You will receive a debit card for your FSA plan.  This debit card may be used to pay for eligible medical care expenses.  Using a debit card is a convenient way to pay for your FSA expenses as many health providers accept the debit card.  When you use your debit card, the funds are pulled from your account and paid to the health provider directly.  This eliminates the need for you to pay out-of-pocket and file a claim to be reimbursed. 
 
Please remember to keep all FSA claim receipts, even if you use your debit card.  Some debit card claims will require you to provide a receipt to the plan administrator.  In the event the FSA administrator needs additional information from you, you will receive a communication requesting receipt(s).

 

 


Manual Claims
Not all vendors accept the debit card.  Should you need to pay for an eligible expense and be reimbursed from your FSA, you will need to submit a claim to the address indicated on the claim form with appropriate documentation.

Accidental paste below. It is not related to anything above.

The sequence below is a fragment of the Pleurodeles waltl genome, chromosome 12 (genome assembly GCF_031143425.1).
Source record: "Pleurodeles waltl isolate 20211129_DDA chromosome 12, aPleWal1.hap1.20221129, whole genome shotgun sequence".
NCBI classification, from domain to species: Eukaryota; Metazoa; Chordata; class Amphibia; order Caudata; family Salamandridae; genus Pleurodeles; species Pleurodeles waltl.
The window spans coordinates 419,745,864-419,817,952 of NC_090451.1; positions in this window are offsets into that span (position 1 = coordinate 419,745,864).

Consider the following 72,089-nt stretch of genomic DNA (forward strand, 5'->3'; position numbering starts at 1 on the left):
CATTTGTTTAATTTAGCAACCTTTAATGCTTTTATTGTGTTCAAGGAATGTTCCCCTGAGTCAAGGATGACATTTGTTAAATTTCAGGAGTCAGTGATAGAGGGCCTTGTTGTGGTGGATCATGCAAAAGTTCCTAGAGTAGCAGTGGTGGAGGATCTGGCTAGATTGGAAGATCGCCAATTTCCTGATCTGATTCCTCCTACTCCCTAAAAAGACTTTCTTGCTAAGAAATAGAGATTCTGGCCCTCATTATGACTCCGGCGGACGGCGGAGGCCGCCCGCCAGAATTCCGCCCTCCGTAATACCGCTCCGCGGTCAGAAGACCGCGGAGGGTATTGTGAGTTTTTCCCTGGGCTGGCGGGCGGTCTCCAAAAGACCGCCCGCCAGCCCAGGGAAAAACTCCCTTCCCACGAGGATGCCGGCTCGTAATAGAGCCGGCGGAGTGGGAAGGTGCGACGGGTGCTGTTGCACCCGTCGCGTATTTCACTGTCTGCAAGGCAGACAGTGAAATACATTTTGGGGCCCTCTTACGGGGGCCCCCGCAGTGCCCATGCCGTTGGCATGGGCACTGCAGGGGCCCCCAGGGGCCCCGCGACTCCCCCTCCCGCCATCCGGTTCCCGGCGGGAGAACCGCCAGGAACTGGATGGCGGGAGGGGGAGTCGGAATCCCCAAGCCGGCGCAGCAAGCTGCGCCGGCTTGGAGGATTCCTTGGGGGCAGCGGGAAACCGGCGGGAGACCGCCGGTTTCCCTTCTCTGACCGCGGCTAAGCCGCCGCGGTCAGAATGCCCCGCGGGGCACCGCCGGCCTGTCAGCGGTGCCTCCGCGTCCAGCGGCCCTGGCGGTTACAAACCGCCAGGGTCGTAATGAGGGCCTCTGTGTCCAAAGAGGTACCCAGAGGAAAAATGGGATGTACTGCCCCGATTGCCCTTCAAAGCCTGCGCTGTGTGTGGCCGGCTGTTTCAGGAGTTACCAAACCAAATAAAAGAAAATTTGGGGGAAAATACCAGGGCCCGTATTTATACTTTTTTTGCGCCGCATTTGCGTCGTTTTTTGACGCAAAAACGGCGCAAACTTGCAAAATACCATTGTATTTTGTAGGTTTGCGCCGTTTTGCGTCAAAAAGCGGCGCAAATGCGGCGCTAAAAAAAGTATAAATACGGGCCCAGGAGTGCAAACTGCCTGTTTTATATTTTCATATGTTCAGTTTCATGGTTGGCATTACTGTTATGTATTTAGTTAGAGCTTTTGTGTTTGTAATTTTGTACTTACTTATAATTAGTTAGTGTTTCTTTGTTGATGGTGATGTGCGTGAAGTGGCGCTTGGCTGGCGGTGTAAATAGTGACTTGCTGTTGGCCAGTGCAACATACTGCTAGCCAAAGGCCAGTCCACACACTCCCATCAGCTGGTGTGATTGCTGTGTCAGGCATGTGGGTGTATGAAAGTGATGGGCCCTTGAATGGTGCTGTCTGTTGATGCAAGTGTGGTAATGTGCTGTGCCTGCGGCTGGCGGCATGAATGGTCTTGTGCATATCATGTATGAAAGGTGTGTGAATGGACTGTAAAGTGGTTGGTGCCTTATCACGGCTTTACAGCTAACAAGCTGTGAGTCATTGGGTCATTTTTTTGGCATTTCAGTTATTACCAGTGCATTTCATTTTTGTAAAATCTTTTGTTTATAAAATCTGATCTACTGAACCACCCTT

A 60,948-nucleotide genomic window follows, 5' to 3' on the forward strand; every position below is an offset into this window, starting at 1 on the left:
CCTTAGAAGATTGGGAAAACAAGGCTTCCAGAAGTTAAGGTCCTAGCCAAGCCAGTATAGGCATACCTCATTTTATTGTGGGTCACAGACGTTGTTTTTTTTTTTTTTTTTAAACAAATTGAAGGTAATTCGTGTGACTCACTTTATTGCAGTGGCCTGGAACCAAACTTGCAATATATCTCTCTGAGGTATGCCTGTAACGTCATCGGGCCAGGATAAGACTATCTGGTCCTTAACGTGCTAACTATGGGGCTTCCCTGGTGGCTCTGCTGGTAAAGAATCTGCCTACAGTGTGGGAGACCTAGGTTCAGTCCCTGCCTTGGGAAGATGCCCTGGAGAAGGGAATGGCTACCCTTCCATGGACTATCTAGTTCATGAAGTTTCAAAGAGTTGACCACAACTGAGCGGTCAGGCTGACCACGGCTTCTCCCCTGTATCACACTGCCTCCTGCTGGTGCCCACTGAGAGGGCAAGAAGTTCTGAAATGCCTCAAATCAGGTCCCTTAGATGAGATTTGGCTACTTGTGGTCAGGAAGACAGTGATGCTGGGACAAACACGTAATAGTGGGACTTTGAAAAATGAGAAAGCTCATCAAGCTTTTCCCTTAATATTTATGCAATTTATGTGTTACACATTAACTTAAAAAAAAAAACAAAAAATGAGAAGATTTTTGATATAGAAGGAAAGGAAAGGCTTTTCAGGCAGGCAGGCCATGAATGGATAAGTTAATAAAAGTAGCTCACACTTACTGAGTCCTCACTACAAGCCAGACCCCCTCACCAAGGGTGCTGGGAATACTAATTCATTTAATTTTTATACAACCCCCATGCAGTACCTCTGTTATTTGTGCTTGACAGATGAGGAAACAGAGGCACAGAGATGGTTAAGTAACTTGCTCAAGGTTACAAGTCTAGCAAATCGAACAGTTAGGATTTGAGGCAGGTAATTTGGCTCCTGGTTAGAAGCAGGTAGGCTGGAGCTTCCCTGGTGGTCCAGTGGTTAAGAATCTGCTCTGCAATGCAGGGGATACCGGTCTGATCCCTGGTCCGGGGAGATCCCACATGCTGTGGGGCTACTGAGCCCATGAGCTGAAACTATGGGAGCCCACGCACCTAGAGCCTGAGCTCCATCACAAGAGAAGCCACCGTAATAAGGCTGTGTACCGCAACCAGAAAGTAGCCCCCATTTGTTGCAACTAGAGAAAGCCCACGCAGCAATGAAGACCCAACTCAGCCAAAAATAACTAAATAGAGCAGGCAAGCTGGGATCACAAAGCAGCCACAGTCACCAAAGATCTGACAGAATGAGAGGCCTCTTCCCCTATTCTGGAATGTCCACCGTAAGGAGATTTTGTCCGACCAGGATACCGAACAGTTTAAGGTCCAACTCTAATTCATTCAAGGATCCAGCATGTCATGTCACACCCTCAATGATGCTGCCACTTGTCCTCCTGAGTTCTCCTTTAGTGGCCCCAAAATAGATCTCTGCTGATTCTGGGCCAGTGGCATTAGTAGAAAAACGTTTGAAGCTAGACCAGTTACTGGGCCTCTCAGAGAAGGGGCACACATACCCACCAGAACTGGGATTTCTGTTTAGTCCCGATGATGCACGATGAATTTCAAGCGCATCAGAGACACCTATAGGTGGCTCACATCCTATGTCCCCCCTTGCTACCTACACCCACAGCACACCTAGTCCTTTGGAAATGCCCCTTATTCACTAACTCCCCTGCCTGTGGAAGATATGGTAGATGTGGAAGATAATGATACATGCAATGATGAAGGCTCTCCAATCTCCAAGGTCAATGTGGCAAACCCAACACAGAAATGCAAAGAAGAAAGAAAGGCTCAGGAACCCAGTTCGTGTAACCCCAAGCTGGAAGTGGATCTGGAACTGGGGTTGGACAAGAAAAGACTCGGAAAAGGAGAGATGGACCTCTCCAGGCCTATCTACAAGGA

Use It or Lose It


The IRS requires that any unused money in your account at the end of the plan year must be retained by your employer. You must use all of the funds in your account by the end of the plan year or the funds are forfeited. However, the IRS allows Healthcare FSA plan members to roll over up to $500 of unused funds for use in the following year. The $500 roll over option does not apply to the Dependent Care FSA.

Plan Year


The plan year runs from January 1 through December 31.  Refer to the Summary Plan Description (SPD) for details.

Mobile and Online Member Tools


Once you are enrolled, you may access https://medcom.wealthcareportal.com and register as a member.  You may access your balance and claims information, and view other important FSA plan information on this website.

Medcom also offers a free mobile app for FSA participants to access your accounts from anywhere at any time.  You will enjoy convenient mobile options to check balances, view transaction details, request a reimbursement, and submit documentation on the go.